Nearly doubled with the addition of two cards? No, that’s not a typo. The 1922 Fans Cigarettes cards are so rare that only three were previously known to date. The three known cards were Larry Gardner, Carson Bigbee, and Hall of Famer Home Run Baker. But even more astounding is how many are assumed to have been printed in the set based on the card numbers. Bigbee’s card is said to be No. 85 in the set while the Baker and Gardner cards are numbered 61 and 65, respectively. Assuming the card numbering in the set began with the traditional No. 1, that speaks to a whole of cards missing.
Even though much isn’t known about the set, the date of issue is assumed at 1922. That is because backs contain past years of statistics for players ending in 1921. They appear to be part of some sort of a contest as the bearers of the cards were to write their name and address on the back. The text on the back states, “I select (player name that appeared on the card)…” leading us to believe that this could have been a guessing game of sorts. That, of course, could explain why so few are in existence. It is possible, after all, that the cards were mailed in and simply not returned as companies sometimes did. The backs give us the name of the issue, confirming they were packaged with Fans Cigarettes.
Despite the rarity, we know that at least one of the cards was confirmed by Jefferson Burdick. In his American Card Catalog, Burdick listed the tough set as T231. Unfortunately, like most sets catalogued, he gave no indication of their rarity or how many he had seen. His only notes state, “Baseball Players, Fans cigts., sm. sepia, numb.” One clue that Burdick must have believed the cards were somewhat rare, though, is seen in his pricing. In the 1960 edition of the book, Burdick valued these cards at a quarter — significantly higher than many other tobacco cards, including the popular but more common ten-cent T205 and T206 cards.
The last card in the T231 Fans set was discovered practically ten years ago and since then, collectors have been searching for more, but none have surfaced.
A One-of-a-Kind Find
Enter collector Scott Alpaugh. By his estimation, Alpaugh purchased several dozen pre-war cards approximately 35 years ago from a card show. Some were strip cards but the remainder were a mix of early candy, food, and tobacco issues.
“Most of the cards that were in the lot were hand cut and significantly trimmed,” Alpaugh recounted. “Some much more egregiously cut than others.” Still, he recalled some bigger names being a part of the lot and was hoping to turn a profit on those. But some of the cards that he had were not able to be identified, so he put them away for the time being.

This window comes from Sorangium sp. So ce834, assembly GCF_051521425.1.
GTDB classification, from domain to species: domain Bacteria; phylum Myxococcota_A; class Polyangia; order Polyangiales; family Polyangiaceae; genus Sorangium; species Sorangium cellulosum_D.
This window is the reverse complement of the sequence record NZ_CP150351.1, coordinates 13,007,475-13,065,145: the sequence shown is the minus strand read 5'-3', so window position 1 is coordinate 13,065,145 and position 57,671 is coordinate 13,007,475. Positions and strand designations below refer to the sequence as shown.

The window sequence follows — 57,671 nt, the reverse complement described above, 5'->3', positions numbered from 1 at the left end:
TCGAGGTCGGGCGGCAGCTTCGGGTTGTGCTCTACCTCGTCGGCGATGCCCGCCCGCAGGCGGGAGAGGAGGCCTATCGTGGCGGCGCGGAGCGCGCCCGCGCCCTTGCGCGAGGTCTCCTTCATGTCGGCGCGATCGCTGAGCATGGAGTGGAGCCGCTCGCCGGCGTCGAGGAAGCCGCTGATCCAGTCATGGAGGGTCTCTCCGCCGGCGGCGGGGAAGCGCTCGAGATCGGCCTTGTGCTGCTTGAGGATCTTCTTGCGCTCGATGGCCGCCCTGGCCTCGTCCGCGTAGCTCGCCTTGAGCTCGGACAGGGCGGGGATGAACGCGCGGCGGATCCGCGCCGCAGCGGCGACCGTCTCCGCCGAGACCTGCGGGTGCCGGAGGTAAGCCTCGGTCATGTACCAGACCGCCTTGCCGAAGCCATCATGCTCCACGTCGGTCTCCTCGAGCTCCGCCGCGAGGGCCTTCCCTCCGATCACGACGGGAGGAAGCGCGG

Fast forward about 25 years. Alpaugh noticed one card sold by Heritage Auctions– the famous Baker example. In 2015, the Baker card, admittedly a much cleaner SGC 20, sold for nearly $11,000. Alpaugh believed he had purchased a couple of the same type of cards as part of that aforementioned card show pickup but had trouble finding them.
“I had a flashback and recalled that I may have something similar and would need to dig into my collection to see if they were still there,” Alpaugh stated.
Alpaugh would not easily find the cards. According to him, he endured “several fruitless searches, digging through boxes in storage, and wasting away several weekends” before finally locating what he’d been searching for — two badly trimmed but apparently legitimate T213 Fans Cigarettes cards of Sam Bohne and Joe Bush.
Neither is a Hall of Fame player but both were solid major leaguers. Bohne lasted seven seasons in major league infields, primarily playing with the Cincinnati Reds. Bush was more successful, winning 196 games over a 17-year career with seven different teams.
Alpaugh knew he had something but that he would need to get the cards authenticated.
Grading Confirmation Didn’t Come Easy
Alpaugh figured the cards were legitimate but finding a grading company that would agree was just as difficult as locating the cards themselves.
“PSA gave originally gave me the chicken/egg argument – they can’t be authenticated/slabbed since they’re ‘uncatalogued’, Alpaugh remembered.
That isn’t uncommon. If a card is entirely new to the hobby, graders can be reluctant to give it their stamp of approval. Alpaugh also had another issue. “The other problem was that when these were cut, the numbers were removed, so adding them to the set was a bit tricky since the numbers would be unknown,” he said.
SGC and Beckett both declined to authenticate the cards before Alpaugh, armed with more evidence and research, went back to PSA. This time they concurred with him that the cards were authentic and ultimately graded them.
Unfortunately, the missing numbers don’t give us any more insight to the checklist. If they were also ‘higher’ numbers starting in the 60s, 70s, or 80s, some might wonder if the set could have started out at a higher number as opposed to No. 1. That is unusual, of course, but not unprecedented. For example, the 1937 O-Pee-Chee baseball card set numbering starts at No. 100 instead of No. 1.
Tantalizingly, Bush’s card appears to have a No. 1 as the first digit showing. That seemingly would make it a low-number card — unless, of course, that it is 100 or higher. It’s just impossible to tell and, for now, the card numbers remain unknown.
That’s disappointing — particularly in the case of Bush’s card where we get a sliver of potential. But you sort of take what you can get when it comes to discoveries such as these. Adding such rare cards to an impossible checklist will have to be good enough in this case — even if the numbers aren’t known.